Insecure men come in every size and age, and they all share the need for affirmation. What does this mean exactly? You’ll understand in a moment when I share the behaviors insecure men engage in more than their secure and confident male peers. First, however, it is important to note that most insecure men don’t even consciously know they’re insecure. While a handful of men will admit to you and themselves that they are insecure, most men are too ashamed and embarrassed of their insecurities to admit it to themselves, let alone you. This point is important because, at the end of the article, we will discuss whether it’s a good idea for you to tell him just how insecure he is.
Frequently asking for reassurance
Insecure men need reassurance like a shopping mall needs customers. Deep down, insecure men don’t believe that they are good enough on their own, so they frequently ask others for validation to make them feel better. The problem is that they only feel better for the moment. Ten minutes later, for example, that feeling of being good enough will be gone and they are going to need more reassurance. Insecure men frequently ask for another person’s opinion. They also frequently ask “How do I look?” or ask for other reassurance about their appearance. Finally, they frequently recount stories of success and ask for confirmation that they did well.
Comparing themselves to others
Insecure men often use social comparison in daily life. They are bean counters, never missing a beat about who has what, and who has the better or worse version of this or that. Insecure men are keenly attuned to power hierarchies, and they desperately want more power and control than they currently have. Insecure men compare themselves to men at work, constantly noting who is more or less successful; they compare their appearance or attractiveness to other men; and they have a habit of putting down men in all walks of life, which makes them feel better for the moment. Some insecure men will also idealize men in successful positions or men who seem to “have it all” on the surface: the pretty younger girlfriend, the family man whose home life always seems happy and free of problems or tensions, or the bachelor who has freedom and social excitement in his life.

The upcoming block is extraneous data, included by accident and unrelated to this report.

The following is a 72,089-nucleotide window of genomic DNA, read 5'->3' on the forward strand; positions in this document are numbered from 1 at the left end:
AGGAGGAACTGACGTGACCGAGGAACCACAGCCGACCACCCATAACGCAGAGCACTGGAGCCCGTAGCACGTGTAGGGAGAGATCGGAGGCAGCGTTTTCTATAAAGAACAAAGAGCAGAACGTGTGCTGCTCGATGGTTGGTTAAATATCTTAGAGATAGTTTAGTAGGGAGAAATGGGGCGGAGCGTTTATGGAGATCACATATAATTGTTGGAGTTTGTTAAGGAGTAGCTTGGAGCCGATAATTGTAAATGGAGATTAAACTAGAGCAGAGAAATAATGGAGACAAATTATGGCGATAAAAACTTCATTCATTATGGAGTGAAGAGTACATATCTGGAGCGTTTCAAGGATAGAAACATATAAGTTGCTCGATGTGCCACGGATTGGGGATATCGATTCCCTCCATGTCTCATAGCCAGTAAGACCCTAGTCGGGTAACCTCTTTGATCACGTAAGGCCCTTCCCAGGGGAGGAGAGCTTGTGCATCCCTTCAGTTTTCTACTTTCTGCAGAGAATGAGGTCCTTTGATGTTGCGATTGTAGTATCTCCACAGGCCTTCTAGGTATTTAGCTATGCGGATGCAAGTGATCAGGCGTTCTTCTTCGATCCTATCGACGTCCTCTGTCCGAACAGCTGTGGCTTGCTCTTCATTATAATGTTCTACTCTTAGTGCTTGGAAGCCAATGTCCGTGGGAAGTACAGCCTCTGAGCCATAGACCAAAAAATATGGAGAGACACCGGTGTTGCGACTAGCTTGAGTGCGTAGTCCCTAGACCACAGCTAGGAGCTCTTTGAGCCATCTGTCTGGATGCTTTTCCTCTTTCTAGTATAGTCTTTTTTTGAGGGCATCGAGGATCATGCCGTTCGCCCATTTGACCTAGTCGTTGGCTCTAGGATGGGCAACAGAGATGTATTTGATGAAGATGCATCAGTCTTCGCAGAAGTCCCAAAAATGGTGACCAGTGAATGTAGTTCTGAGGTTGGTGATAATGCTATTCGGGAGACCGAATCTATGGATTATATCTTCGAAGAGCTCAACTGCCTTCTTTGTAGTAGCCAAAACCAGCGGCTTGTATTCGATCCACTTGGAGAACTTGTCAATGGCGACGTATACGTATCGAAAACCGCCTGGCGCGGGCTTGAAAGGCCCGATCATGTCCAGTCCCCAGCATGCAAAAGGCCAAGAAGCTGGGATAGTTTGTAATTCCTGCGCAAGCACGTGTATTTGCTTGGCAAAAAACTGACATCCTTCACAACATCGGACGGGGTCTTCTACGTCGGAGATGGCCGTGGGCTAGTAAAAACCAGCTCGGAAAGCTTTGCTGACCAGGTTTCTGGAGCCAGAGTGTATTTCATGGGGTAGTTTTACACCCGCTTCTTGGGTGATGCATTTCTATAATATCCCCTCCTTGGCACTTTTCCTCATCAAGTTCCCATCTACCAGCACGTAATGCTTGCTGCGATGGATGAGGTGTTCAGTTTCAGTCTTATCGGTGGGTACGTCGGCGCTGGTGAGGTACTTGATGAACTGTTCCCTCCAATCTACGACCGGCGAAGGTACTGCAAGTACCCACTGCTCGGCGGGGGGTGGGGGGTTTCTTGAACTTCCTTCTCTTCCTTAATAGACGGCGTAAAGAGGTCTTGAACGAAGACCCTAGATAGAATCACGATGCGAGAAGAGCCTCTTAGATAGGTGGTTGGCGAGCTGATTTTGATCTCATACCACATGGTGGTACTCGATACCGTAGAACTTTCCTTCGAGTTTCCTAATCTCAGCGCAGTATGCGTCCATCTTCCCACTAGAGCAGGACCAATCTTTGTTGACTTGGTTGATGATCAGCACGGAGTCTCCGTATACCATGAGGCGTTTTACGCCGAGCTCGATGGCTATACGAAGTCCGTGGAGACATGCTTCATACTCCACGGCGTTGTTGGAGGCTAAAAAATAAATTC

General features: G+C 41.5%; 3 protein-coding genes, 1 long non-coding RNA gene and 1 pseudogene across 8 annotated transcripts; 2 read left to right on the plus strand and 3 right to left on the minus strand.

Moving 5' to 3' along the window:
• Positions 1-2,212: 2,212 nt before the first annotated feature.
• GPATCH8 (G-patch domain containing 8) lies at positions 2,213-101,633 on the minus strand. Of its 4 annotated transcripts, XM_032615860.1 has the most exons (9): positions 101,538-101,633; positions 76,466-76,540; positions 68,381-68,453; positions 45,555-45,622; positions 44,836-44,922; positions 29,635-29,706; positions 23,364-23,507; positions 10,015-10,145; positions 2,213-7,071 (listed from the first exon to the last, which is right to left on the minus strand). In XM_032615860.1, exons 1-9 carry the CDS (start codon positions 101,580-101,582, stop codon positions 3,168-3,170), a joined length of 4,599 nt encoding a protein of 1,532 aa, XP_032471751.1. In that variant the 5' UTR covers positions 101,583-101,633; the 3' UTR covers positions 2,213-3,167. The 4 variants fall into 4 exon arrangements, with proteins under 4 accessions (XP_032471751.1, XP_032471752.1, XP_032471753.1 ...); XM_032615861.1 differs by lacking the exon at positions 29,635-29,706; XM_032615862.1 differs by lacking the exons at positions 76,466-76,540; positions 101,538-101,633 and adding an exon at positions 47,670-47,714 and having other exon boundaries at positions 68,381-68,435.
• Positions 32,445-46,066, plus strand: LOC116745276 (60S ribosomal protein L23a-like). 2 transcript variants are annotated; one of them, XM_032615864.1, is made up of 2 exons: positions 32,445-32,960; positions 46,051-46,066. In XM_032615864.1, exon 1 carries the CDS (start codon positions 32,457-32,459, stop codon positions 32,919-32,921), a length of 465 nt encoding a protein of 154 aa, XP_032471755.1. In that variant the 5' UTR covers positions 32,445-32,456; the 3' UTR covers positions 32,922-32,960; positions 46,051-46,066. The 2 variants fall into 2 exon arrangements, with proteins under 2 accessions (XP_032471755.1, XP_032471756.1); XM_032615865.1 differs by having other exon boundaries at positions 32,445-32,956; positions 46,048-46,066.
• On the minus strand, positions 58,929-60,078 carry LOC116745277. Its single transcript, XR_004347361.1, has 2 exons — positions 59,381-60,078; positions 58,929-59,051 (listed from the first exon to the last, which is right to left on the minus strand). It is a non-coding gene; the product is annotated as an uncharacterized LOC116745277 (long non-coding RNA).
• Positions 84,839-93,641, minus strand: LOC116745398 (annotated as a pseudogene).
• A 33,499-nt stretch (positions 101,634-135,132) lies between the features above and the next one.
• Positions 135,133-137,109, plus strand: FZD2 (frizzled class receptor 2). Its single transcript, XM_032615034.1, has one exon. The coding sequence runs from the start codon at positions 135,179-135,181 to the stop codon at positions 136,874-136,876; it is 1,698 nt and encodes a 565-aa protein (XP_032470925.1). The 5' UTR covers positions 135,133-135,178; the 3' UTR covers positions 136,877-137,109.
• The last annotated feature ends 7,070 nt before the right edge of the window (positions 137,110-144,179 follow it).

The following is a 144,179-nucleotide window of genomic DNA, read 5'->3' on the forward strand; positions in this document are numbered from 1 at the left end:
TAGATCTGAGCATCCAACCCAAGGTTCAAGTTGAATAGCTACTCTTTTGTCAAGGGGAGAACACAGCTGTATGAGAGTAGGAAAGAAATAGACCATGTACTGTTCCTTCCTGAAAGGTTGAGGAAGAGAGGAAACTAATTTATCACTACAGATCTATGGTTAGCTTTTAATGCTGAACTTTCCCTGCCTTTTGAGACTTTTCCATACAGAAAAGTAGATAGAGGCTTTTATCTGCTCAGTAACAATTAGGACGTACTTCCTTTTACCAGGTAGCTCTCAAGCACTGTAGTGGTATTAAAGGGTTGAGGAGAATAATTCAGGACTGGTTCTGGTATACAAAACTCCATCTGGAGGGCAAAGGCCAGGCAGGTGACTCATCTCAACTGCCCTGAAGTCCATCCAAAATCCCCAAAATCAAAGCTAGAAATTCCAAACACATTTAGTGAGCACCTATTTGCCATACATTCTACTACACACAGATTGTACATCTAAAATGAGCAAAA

Carrying a “chip” on their shoulder or caring about trivial things
Insecure men are pretty transparent, even though many want to believe that no one can see through them. The truth, though, is that people can always smell anxiety a mile away, and insecure men are full of internal anxieties. Insecure men are often bubbling with anger under the surface, and their anger or bitterness is noticeable in situations at work and in their social lives. It’s sad that most of them don’t see how much they carry a chip on their shoulder, so they won’t truly get it if you point it out to them. Insecure men protect themselves with a shell – that chip on their shoulder – but they don’t realize how much they put off others in everyday situations and how much they sabotage their own goals.
One of the most frustrating behaviors for the loved ones of insecure men is their tendency to get defensive when you challenge them or suggest that they were wrong about something. With insecure men, their ego is shaky to begin with, so anything that suggests that they were wrong or inadequate is met with a hostile defense. Simply put, their ego can’t take a lot of blows. These men are more fragile than most people would believe; it’s only the romantic partners or families of these men who know just how insecure they really are. If you want to feel frustrated on a regular basis in your relationship, date someone who is insecure and defensive.
The overall lesson
As frustrating as insecure men can be when you date them, please remember to view the problem through a lens of empathy. In other words, remember that no one wants to feel the way that insecure man feels, and that the poor guy hasn’t quite figured out how to “be” yet in his life. If you start dating an insecure man, don’t play therapist and psychoanalyze him: “I think these are your insecurities.” Instead of turning him into your patient, say this instead: “I think you’re awesome, and I think you’re fine as is. But if you don’t feel like that, you could always go talk to someone for a few sessions.” What he does with that suggestion is something that only he can control.
About the Author:
Dr. Seth is a licensed clinical psychologist, author, Psychology Today blogger, and TV guest expert. He practices in Los Angeles and treats a wide range of issues and disorders and specializes in relationships, parenting, and addiction. He has had extensive training in conducting couples therapy and is the author of Dr. Seth’s Love Prescription: Overcome Relationship Repetition Syndrome and Find the Love You Deserve